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Lavishly embroidered over-doorway hanging with bold, multicoloured designs on a predominantly red background. The hanging consists of a long, narrow, horizontal, central panel to which are attached seven small, U-shaped “pennants” that are arranged side-by-side along the lower edge. The designs on the central panel are alternating flower and parrot motifs, worked in chain stitch; at the right-hand end of this panel, there is a narrow band of red cotton textile, embellished with interlacing stitch, that does not match the rest of the panel in design or colouration. The pennants are embroidered with floral motifs in chain stitch on red or black cotton textile; the designs on the pennants are very similar to one another, but differ in colouration. All edges are bound with three (sometimes four) strips of black, yellow, green and/or red cotton binding. Tassels made of bundles of cloth scraps are sewn at intervals along the top and side edges and at the bottom of each pennant. The various components of the hanging are underlined with scraps of printed cotton gauze. Loops of braided fibre are sewn on the top corners.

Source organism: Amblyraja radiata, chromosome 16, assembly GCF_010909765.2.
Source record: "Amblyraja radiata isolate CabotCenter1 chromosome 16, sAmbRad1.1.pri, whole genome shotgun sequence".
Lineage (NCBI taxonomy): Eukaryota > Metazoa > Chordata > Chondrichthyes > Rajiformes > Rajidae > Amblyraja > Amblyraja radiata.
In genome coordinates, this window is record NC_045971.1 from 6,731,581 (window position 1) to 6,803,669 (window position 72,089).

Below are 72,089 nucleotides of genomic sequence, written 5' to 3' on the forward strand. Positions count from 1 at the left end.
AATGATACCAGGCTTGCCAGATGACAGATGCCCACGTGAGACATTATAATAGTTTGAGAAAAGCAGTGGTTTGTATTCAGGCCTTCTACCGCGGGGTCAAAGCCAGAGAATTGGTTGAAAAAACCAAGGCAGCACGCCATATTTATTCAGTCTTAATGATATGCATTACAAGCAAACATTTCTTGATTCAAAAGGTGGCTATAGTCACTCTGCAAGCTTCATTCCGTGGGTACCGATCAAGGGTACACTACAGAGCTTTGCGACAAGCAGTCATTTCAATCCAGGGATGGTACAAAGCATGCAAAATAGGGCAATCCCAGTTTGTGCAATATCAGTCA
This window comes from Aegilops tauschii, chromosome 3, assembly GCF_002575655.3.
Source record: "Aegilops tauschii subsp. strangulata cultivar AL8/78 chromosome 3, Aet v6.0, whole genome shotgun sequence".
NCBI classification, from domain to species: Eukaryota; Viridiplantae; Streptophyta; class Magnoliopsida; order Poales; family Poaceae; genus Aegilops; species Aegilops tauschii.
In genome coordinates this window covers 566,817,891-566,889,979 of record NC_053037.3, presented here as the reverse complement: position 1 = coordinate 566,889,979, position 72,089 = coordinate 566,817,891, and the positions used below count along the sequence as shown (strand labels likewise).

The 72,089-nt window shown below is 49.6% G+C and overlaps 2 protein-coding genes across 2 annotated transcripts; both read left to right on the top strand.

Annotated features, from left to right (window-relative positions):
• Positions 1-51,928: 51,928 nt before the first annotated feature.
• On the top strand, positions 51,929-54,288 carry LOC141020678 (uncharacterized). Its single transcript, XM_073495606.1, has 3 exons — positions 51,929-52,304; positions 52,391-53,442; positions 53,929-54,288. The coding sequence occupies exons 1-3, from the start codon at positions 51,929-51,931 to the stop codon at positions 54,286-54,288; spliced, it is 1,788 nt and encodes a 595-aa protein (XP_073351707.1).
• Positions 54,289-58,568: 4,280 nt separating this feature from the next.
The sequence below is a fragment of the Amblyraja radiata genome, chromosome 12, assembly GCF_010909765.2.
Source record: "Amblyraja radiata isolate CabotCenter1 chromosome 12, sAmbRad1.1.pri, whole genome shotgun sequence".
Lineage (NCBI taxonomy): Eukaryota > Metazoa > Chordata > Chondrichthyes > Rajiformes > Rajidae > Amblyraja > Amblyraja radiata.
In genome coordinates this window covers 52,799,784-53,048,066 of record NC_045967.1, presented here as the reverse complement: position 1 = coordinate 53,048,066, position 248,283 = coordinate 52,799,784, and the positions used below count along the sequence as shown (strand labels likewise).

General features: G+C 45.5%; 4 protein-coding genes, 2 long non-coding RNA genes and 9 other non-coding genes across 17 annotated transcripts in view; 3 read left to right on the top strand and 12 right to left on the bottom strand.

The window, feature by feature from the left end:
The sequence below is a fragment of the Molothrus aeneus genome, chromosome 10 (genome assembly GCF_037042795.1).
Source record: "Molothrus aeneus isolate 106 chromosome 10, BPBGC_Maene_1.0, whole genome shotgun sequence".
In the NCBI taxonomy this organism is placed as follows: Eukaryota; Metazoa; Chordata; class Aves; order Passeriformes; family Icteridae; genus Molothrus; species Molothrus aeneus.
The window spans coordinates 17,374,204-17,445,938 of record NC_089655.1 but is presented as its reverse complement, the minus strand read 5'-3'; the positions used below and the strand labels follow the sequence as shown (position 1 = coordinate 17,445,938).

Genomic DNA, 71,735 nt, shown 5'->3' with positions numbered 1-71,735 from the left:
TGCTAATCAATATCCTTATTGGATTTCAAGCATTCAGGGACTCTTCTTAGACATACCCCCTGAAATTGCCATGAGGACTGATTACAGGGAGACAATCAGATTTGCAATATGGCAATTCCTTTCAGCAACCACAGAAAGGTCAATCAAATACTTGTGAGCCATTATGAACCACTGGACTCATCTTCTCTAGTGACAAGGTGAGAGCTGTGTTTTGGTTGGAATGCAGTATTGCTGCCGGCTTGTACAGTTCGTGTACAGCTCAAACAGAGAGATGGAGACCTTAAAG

History Of Use

Suspended as a frieze across the top of doorways in the bride’s house to welcome guests to a wedding or other festive occasion; usually used in association with other embroidered hangings, festive clothing, jewelry and canopies to create a colourful, celebratory environment. The pennants hang down into the doorway, so that everyone who enters the home has to bow in deference to the celebrant.


Purchased by Milton and Beverly Israel while traveling in India.

Specific Techniques

chain stitch; running stitch; square chain stitch; interlacing stitch; buttonhole stitch

Cultural Context


Item History

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